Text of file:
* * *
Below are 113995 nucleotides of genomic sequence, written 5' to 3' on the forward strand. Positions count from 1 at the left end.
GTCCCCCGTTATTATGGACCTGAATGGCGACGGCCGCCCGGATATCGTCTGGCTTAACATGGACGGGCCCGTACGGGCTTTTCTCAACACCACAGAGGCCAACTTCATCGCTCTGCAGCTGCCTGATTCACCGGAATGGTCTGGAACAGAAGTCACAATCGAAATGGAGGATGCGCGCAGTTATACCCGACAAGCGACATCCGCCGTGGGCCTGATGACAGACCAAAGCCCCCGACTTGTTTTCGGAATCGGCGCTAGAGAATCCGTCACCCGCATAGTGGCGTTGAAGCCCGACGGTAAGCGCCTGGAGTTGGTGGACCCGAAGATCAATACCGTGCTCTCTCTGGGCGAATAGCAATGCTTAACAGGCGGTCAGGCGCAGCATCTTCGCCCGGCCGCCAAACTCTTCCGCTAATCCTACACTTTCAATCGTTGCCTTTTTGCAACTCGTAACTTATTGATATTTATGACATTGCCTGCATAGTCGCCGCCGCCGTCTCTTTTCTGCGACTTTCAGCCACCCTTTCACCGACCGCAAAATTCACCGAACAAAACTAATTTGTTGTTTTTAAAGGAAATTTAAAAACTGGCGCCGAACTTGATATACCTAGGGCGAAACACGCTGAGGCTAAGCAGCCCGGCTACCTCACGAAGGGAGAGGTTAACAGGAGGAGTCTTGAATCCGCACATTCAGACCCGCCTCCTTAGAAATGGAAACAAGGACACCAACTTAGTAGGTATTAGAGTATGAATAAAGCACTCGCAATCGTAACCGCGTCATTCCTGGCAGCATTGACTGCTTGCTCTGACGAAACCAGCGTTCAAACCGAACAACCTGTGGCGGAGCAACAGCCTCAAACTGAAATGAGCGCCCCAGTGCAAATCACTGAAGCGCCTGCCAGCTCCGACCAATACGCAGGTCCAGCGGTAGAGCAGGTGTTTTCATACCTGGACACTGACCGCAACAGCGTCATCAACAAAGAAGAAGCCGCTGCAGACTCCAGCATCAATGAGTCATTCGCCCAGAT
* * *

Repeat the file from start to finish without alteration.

Below are 113995 nucleotides of genomic sequence, written 5' to 3' on the forward strand. Positions count from 1 at the left end.
GTCCCCCGTTATTATGGACCTGAATGGCGACGGCCGCCCGGATATCGTCTGGCTTAACATGGACGGGCCCGTACGGGCTTTTCTCAACACCACAGAGGCCAACTTCATCGCTCTGCAGCTGCCTGATTCACCGGAATGGTCTGGAACAGAAGTCACAATCGAAATGGAGGATGCGCGCAGTTATACCCGACAAGCGACATCCGCCGTGGGCCTGATGACAGACCAAAGCCCCCGACTTGTTTTCGGAATCGGCGCTAGAGAATCCGTCACCCGCATAGTGGCGTTGAAGCCCGACGGTAAGCGCCTGGAGTTGGTGGACCCGAAGATCAATACCGTGCTCTCTCTGGGCGAATAGCAATGCTTAACAGGCGGTCAGGCGCAGCATCTTCGCCCGGCCGCCAAACTCTTCCGCTAATCCTACACTTTCAATCGTTGCCTTTTTGCAACTCGTAACTTATTGATATTTATGACATTGCCTGCATAGTCGCCGCCGCCGTCTCTTTTCTGCGACTTTCAGCCACCCTTTCACCGACCGCAAAATTCACCGAACAAAACTAATTTGTTGTTTTTAAAGGAAATTTAAAAACTGGCGCCGAACTTGATATACCTAGGGCGAAACACGCTGAGGCTAAGCAGCCCGGCTACCTCACGAAGGGAGAGGTTAACAGGAGGAGTCTTGAATCCGCACATTCAGACCCGCCTCCTTAGAAATGGAAACAAGGACACCAACTTAGTAGGTATTAGAGTATGAATAAAGCACTCGCAATCGTAACCGCGTCATTCCTGGCAGCATTGACTGCTTGCTCTGACGAAACCAGCGTTCAAACCGAACAACCTGTGGCGGAGCAACAGCCTCAAACTGAAATGAGCGCCCCAGTGCAAATCACTGAAGCGCCTGCCAGCTCCGACCAATACGCAGGTCCAGCGGTAGAGCAGGTGTTTTCATACCTGGACACTGACCGCAACAGCGTCATCAACAAAGAAGAAGCCGCTGCAGACTCCAGCATCAATGAGTCATTCGCCCAGAT